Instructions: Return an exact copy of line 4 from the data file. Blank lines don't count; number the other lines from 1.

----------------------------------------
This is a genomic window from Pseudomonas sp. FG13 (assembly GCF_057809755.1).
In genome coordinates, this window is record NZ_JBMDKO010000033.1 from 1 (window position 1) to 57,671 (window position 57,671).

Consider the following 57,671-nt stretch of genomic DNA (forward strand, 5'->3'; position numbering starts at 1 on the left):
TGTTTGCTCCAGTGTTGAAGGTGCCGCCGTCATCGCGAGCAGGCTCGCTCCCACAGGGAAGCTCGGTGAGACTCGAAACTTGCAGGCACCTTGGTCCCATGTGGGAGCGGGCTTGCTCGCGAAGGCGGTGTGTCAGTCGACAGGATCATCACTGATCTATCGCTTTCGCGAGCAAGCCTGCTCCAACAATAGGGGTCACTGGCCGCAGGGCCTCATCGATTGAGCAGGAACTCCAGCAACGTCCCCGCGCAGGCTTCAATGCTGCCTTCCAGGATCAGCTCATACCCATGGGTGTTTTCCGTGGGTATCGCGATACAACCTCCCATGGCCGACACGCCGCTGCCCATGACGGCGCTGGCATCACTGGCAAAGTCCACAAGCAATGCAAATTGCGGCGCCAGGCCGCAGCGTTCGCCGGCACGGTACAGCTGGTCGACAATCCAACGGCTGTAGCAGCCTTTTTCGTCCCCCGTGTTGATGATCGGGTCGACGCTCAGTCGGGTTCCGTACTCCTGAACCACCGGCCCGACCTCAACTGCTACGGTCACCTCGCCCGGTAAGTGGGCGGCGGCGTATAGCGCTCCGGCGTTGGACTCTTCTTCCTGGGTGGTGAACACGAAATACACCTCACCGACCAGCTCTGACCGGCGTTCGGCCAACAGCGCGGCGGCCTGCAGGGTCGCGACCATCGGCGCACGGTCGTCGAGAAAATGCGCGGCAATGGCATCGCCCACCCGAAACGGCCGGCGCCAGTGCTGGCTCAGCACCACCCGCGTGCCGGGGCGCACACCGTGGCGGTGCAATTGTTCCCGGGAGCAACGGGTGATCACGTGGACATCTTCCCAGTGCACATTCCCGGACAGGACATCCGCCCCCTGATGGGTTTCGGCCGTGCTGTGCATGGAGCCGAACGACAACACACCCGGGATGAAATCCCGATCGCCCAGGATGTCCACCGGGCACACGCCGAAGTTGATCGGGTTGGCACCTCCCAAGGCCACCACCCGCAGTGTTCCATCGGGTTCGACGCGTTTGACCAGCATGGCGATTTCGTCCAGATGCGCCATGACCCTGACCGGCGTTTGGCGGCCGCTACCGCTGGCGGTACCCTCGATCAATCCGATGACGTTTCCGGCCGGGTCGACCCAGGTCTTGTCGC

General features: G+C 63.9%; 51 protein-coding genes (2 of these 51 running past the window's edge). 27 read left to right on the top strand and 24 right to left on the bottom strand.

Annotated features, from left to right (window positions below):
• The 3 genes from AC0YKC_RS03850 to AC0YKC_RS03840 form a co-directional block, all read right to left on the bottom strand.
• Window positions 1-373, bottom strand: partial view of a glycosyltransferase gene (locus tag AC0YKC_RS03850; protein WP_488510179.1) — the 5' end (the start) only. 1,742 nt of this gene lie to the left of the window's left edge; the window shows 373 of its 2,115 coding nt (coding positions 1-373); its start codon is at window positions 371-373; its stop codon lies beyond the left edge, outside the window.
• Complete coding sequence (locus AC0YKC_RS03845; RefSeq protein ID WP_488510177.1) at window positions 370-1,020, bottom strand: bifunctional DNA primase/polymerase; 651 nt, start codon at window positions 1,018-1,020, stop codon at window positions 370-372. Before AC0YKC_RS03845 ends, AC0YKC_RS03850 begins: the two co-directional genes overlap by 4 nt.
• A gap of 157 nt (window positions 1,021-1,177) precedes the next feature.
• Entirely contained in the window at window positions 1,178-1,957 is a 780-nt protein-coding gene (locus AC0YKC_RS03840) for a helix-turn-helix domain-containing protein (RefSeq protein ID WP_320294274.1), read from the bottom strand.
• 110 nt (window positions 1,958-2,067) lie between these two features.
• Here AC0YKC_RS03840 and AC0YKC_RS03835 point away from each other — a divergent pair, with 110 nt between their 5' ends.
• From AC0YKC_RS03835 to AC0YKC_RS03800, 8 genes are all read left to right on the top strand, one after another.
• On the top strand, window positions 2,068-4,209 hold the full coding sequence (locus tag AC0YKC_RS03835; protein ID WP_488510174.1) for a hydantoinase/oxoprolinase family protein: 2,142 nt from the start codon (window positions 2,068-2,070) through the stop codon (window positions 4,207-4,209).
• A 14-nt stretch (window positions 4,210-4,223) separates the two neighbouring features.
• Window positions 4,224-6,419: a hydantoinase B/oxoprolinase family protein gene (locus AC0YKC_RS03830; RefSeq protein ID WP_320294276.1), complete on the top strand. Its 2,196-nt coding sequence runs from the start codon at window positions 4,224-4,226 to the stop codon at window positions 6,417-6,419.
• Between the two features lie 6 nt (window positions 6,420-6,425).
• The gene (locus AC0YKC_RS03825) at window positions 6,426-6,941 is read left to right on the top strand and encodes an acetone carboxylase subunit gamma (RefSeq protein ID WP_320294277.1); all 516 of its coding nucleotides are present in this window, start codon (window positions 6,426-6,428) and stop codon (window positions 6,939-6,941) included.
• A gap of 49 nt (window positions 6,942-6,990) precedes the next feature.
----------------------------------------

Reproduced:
TGTTTGCTCCAGTGTTGAAGGTGCCGCCGTCATCGCGAGCAGGCTCGCTCCCACAGGGAAGCTCGGTGAGACTCGAAACTTGCAGGCACCTTGGTCCCATGTGGGAGCGGGCTTGCTCGCGAAGGCGGTGTGTCAGTCGACAGGATCATCACTGATCTATCGCTTTCGCGAGCAAGCCTGCTCCAACAATAGGGGTCACTGGCCGCAGGGCCTCATCGATTGAGCAGGAACTCCAGCAACGTCCCCGCGCAGGCTTCAATGCTGCCTTCCAGGATCAGCTCATACCCATGGGTGTTTTCCGTGGGTATCGCGATACAACCTCCCATGGCCGACACGCCGCTGCCCATGACGGCGCTGGCATCACTGGCAAAGTCCACAAGCAATGCAAATTGCGGCGCCAGGCCGCAGCGTTCGCCGGCACGGTACAGCTGGTCGACAATCCAACGGCTGTAGCAGCCTTTTTCGTCCCCCGTGTTGATGATCGGGTCGACGCTCAGTCGGGTTCCGTACTCCTGAACCACCGGCCCGACCTCAACTGCTACGGTCACCTCGCCCGGTAAGTGGGCGGCGGCGTATAGCGCTCCGGCGTTGGACTCTTCTTCCTGGGTGGTGAACACGAAATACACCTCACCGACCAGCTCTGACCGGCGTTCGGCCAACAGCGCGGCGGCCTGCAGGGTCGCGACCATCGGCGCACGGTCGTCGAGAAAATGCGCGGCAATGGCATCGCCCACCCGAAACGGCCGGCGCCAGTGCTGGCTCAGCACCACCCGCGTGCCGGGGCGCACACCGTGGCGGTGCAATTGTTCCCGGGAGCAACGGGTGATCACGTGGACATCTTCCCAGTGCACATTCCCGGACAGGACATCCGCCCCCTGATGGGTTTCGGCCGTGCTGTGCATGGAGCCGAACGACAACACACCCGGGATGAAATCCCGATCGCCCAGGATGTCCACCGGGCACACGCCGAAGTTGATCGGGTTGGCACCTCCCAAGGCCACCACCCGCAGTGTTCCATCGGGTTCGACGCGTTTGACCAGCATGGCGATTTCGTCCAGATGCGCCATGACCCTGACCGGCGTTTGGCGGCCGCTACCGCTGGCGGTACCCTCGATCAATCCGATGACGTTTCCGGCCGGGTCGACCCAGGTCTTGTCGC